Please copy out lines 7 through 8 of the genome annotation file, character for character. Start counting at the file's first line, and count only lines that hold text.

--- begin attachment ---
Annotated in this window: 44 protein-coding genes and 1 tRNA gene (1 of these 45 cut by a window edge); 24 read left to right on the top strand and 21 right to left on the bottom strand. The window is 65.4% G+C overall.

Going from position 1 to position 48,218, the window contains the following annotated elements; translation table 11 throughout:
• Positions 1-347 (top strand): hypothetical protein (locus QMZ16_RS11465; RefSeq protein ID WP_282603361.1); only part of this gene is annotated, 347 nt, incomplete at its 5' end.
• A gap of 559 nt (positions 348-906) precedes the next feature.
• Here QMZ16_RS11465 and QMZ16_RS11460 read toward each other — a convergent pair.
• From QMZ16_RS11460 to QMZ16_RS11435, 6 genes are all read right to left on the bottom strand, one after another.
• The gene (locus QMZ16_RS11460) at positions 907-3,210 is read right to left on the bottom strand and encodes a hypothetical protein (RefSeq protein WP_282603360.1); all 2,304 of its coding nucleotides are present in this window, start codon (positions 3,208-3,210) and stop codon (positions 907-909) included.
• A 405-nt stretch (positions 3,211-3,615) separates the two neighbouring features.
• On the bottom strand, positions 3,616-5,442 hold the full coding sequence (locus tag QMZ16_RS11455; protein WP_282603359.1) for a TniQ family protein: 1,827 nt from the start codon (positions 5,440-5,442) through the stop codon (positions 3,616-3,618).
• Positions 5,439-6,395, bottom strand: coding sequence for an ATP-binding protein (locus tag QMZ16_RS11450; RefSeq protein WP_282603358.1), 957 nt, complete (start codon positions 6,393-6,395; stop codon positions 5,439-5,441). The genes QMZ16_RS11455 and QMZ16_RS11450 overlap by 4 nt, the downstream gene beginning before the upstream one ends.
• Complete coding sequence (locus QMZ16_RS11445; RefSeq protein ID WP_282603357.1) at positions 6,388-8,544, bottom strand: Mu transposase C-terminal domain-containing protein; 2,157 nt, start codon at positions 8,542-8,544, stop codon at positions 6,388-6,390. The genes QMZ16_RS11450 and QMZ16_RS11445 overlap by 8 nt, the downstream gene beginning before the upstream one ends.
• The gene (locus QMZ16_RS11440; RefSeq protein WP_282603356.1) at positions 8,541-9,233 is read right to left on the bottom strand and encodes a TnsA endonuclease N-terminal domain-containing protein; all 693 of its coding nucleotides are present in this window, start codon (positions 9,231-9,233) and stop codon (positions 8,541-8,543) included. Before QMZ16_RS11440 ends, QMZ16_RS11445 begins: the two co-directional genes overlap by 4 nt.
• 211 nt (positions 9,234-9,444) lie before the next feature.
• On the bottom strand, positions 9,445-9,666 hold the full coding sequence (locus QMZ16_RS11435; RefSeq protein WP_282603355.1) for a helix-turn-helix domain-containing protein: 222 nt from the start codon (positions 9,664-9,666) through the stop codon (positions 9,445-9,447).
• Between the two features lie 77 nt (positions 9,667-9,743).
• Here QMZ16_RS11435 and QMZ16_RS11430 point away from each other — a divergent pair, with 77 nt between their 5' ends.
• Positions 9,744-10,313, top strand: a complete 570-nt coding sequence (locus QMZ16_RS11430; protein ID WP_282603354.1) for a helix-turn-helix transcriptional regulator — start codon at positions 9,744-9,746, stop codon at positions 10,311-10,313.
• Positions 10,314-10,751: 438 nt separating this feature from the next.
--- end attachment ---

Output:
• The gene (locus QMZ16_RS11460) at positions 907-3,210 is read right to left on the bottom strand and encodes a hypothetical protein (RefSeq protein WP_282603360.1); all 2,304 of its coding nucleotides are present in this window, start codon (positions 3,208-3,210) and stop codon (positions 907-909) included.
• A 405-nt stretch (positions 3,211-3,615) separates the two neighbouring features.